As for,

“the future of Russia as a gas supplier to the West is bleak.”

That is a daft thing to say, basic economics and the need for economic growth in Eastern Europe will ensure that Russian energy supplies will be either back in the EU very quickly, or in effect done so through offsetting other energy sources. If the latter it will hit the Eastern EU nations economies and development hard.

Politics as played in the West is a very short term game, economic growth is the most important “vote buyer” there is because it ensures “Bread and Circuses” for the voting citizen. The lack of the supply of which caused various Roman Political power bases to colapse a couple of thousand years ago (and one of the reasons the Roman’s invaded Britain).

To be blunt,

“Energy is “the new water”

Over which wars will be bitterly fought. Not that “Water Wars” are going any any time soon or are any where near over. Ask people in the West of the US about that particular problem. For instance the populous of California is having both Energy and Water oppression pushed onto them by major US Corporates and neo-cons very much to the general citizens detriment. Those who can move away are doing so, those who can not… Well lets just say some are doing more than just thinking about the Ben Franklin realisation and thus Tom Jefferson option,

“Let every fart count as a peal of thunder for liberty. Let every fart remind the nation of how much it has let pass out of its control.”

“The tree of liberty must be refreshed from time to time with the blood of patriots and tyrants. It is its natural manure…”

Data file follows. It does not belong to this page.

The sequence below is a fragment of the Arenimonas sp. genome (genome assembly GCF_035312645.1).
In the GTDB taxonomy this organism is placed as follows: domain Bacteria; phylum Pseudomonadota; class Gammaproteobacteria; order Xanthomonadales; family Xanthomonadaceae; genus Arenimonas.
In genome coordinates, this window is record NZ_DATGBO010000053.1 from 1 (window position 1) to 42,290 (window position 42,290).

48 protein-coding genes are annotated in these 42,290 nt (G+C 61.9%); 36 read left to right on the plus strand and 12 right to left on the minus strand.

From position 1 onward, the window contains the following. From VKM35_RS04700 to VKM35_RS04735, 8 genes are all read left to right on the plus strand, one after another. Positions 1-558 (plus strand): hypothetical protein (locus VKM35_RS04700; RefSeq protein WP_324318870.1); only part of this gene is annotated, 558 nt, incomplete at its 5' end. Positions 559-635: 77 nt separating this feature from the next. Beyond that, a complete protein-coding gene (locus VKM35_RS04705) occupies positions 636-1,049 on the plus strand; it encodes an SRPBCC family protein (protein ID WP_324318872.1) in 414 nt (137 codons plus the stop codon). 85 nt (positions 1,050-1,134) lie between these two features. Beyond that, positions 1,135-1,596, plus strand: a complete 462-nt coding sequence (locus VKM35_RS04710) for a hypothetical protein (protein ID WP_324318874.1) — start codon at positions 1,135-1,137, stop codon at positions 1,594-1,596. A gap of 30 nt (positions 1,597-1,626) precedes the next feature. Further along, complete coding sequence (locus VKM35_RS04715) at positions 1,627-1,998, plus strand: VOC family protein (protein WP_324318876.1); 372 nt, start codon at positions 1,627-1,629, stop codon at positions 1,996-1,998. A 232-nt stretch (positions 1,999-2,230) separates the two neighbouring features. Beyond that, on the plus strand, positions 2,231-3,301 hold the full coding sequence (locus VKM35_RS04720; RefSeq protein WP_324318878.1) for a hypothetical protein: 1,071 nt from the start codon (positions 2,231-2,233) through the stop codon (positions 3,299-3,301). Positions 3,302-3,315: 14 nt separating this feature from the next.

Remember in the US,

“he Dollar is the life blood of the nation.”

And for now atleast the battle grounds on which much of it is spilled is the courts.

[1] History has shown repeatedly what happens when economically disparat areas join together. See US history of power and prosperity shifting from the agricultral south to the north as it became industrialised. More recently see what happened due to German reunification and how it turned the “granite mark” into the “camembert mark” with German people driving car boot loads of German currency across various boarders to convert to other currencies and deposit in fresh bank accounts. Oh and how the EU north and North West have practiced economic warfare on the South and South East of the EU to “asset strip” and keep them in agranrian subservience to the north in particular.

Winter October 9, 2022 8:54 AM


The east of Europe needs energy to be able to develop economically and not drag the rest of Europe down[1]. The nearest, mot abundent and cheapest are Russian supplies.

Nord Stream provided gas to Germany. The East gets their gas from other pipelines.

For Germany, betting your economy and future on an agent that has vowed to destroy you seems suicidal. Which is how German politicians are seeing it nowadays.

Furthermore, the recent floodings in the German-Belgian border region has made a shift to sustainable energy politically urgent.

“Energy is “the new water”